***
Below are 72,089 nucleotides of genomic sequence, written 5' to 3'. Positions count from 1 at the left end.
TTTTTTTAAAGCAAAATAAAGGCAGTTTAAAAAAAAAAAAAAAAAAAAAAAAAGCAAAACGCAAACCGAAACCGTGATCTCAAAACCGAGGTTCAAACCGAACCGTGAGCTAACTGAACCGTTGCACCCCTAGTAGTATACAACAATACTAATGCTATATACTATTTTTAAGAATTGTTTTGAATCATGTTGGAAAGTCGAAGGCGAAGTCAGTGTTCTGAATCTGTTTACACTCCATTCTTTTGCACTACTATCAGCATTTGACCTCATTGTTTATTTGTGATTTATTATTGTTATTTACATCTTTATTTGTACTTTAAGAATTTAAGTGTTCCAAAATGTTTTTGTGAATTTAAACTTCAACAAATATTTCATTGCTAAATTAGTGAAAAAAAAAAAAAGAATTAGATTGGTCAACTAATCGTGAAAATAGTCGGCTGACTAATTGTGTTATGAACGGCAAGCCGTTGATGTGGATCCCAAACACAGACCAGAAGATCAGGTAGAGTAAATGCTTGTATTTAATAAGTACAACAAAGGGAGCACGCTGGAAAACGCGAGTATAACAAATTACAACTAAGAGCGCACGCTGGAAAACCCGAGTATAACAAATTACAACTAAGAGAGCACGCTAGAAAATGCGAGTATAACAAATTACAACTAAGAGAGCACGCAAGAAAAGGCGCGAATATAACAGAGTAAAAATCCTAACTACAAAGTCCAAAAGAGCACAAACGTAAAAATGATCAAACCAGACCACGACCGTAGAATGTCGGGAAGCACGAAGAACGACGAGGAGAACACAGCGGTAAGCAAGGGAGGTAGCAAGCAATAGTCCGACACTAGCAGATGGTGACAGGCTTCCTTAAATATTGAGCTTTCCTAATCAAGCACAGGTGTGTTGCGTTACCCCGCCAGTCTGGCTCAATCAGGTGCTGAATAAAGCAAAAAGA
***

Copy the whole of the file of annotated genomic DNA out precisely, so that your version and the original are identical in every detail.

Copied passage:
Below are 72,089 nucleotides of genomic sequence, written 5' to 3'. Positions count from 1 at the left end.
TTTTTTTAAAGCAAAATAAAGGCAGTTTAAAAAAAAAAAAAAAAAAAAAAAAAGCAAAACGCAAACCGAAACCGTGATCTCAAAACCGAGGTTCAAACCGAACCGTGAGCTAACTGAACCGTTGCACCCCTAGTAGTATACAACAATACTAATGCTATATACTATTTTTAAGAATTGTTTTGAATCATGTTGGAAAGTCGAAGGCGAAGTCAGTGTTCTGAATCTGTTTACACTCCATTCTTTTGCACTACTATCAGCATTTGACCTCATTGTTTATTTGTGATTTATTATTGTTATTTACATCTTTATTTGTACTTTAAGAATTTAAGTGTTCCAAAATGTTTTTGTGAATTTAAACTTCAACAAATATTTCATTGCTAAATTAGTGAAAAAAAAAAAAAGAATTAGATTGGTCAACTAATCGTGAAAATAGTCGGCTGACTAATTGTGTTATGAACGGCAAGCCGTTGATGTGGATCCCAAACACAGACCAGAAGATCAGGTAGAGTAAATGCTTGTATTTAATAAGTACAACAAAGGGAGCACGCTGGAAAACGCGAGTATAACAAATTACAACTAAGAGCGCACGCTGGAAAACCCGAGTATAACAAATTACAACTAAGAGAGCACGCTAGAAAATGCGAGTATAACAAATTACAACTAAGAGAGCACGCAAGAAAAGGCGCGAATATAACAGAGTAAAAATCCTAACTACAAAGTCCAAAAGAGCACAAACGTAAAAATGATCAAACCAGACCACGACCGTAGAATGTCGGGAAGCACGAAGAACGACGAGGAGAACACAGCGGTAAGCAAGGGAGGTAGCAAGCAATAGTCCGACACTAGCAGATGGTGACAGGCTTCCTTAAATATTGAGCTTTCCTAATCAAGCACAGGTGTGTTGCGTTACCCCGCCAGTCTGGCTCAATCAGGTGCTGAATAAAGCAAAAAGA